Today’s guest post is from Joanna, a writer for Arcadian Lighting, a must-shop resource for beautiful light fixtures. Her post is about one of her favorite painters (She has three of his prints hanging in her living room). There is just something about a Modigliani, even his nemisis Picasso couldn’t deny it. Enjoy the post!
Modigliani: Windows to the Soul
“When I know your soul, I will paint your eyes.” – Amedeo Modigliani
Once you’ve seen the work of Amedeo Modigliani, you will be able to easily identify it amongst other works of art. The Italian born artist, who spent the majority of his life in France, had a unique and highly stylized approach to painting. Elongated forms, mask-like features and the eerie blank eyes of many of his portraits combine to create haunting, yet sensual images. Modigliani’s faces reveal the influence of his study of sculpture and African masks, both media that lack a detail focus on the eyes.
Born to a Jewish family in Livorno, Italy, Modigliani studied throughout his homeland, focusing on life drawings and nudes. He was influenced by his study of the humanism of the Italian Renaissance. Like many artists of the late 19th century, he migrated to Paris where he took up residence in the Monmatre neighborhood populated with bohemians and starving artists.
His contemporaries in Paris were Juan Gris, Picasso, Toulouse Lautrec, Utillo and others; the big names of modern art in the early 20th century. Unlike many of his contemporaries, Modigliani refused to be boxed into a label such as Cubism, Dadaism, Surrealism, or Futurism.
In 1917, Modigliani met nineteen year old art student, Jeanne Hebuterne, who would become his common law wife and mother of his daughter. She became his muse and his portraits of her filled his oeuvre from 1917 until his death in 1920. This early portrait, Jeanne Hebuterne with Hat, from 1917 shows Modigliani’s infamous blank eyes. Relying on gestures and other features to convey personality, Modigliani’s portraits are highly stylized, almost caricatures.You can see the influence of African art, specifically masks, in Modigliani’s work. Similar mask-like faces can be seen in Picasso’s earlier work, Les Demoiselles d’Avignon (1907).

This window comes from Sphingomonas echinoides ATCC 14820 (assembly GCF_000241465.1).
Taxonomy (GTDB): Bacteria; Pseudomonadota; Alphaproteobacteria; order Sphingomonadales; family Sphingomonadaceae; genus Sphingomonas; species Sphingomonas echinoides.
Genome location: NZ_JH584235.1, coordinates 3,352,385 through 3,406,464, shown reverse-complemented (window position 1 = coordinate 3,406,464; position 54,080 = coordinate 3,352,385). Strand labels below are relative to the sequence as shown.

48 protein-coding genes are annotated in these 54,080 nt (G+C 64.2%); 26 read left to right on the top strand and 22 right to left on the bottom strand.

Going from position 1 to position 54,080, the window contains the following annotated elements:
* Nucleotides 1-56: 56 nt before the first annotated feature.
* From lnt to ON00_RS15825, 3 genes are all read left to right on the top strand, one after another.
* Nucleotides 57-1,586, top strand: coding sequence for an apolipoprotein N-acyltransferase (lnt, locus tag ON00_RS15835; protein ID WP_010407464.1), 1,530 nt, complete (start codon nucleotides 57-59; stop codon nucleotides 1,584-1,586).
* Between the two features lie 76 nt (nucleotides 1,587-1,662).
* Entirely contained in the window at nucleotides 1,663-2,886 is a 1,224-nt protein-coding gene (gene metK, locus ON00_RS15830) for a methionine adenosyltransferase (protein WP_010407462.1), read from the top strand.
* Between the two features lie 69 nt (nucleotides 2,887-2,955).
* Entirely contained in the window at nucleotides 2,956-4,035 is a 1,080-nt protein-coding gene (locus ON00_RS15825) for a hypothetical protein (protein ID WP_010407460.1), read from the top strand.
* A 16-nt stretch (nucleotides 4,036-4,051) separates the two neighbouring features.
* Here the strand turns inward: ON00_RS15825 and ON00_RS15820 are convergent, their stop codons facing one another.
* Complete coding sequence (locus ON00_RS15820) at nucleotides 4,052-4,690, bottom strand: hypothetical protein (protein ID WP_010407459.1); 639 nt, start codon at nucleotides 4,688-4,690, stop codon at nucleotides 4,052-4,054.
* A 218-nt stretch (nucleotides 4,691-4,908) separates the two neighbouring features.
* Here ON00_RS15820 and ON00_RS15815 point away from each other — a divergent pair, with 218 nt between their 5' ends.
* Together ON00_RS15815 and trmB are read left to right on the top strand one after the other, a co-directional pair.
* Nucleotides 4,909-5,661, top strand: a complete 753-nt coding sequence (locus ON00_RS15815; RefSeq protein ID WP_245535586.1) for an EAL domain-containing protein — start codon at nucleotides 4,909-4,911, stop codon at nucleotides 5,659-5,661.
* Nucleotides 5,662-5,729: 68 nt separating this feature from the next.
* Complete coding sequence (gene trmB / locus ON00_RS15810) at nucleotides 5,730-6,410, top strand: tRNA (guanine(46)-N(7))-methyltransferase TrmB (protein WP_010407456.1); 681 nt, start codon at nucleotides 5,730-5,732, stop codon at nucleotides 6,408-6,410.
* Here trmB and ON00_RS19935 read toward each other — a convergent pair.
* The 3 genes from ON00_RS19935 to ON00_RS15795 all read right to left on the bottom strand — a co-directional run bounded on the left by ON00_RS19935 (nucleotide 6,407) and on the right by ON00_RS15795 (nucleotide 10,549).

While many of his portraits of Hebuterne have the classic mask-like blank eyes typical of his later portraits, there are a few where you feel that there is a soul behind the mask. The 1919 portrait, Jeanne Hebuterne in a Scarf, is one of a minority that clearly depicts the subject’s eyes. Perhaps it was at this time that Modigliani felt he truly knew her soul.
Modigliani had his one and only solo exhibition in 1917 but continued to show in group shows both in France and later in England. In 1919 his work was shown at the autumn Salon in Paris. Suffering from tuberculosis since the age of 16, Modigliani hid his illness behind alcoholism and drug addiction.While other contemporaries, such as Picasso, were receiving critical and commercial success, Modigliani died, penniless from tubercular meningitis in 1920. Hebuterne committed suicide the next day.
Peter Schjeldahl, American art critic, poet, and educator, says of Modiglianiís work, “I recall my thrilled first exposure, as a teenager, to one of his long-necked women, with their piquantly tipped heads and mask-like faces. The rakish stylization and the succulent color were easy to enjoy, and the payoff was sanguinely erotic in a way that endorsed my personal wishes to be bold and tender and noble.”
Thanks to Arcadian Lighting for providing today’s post and please visit their website to learn more about this company that specializes in top quality lighting fixtures at extremely affordable prices. Come visit us today!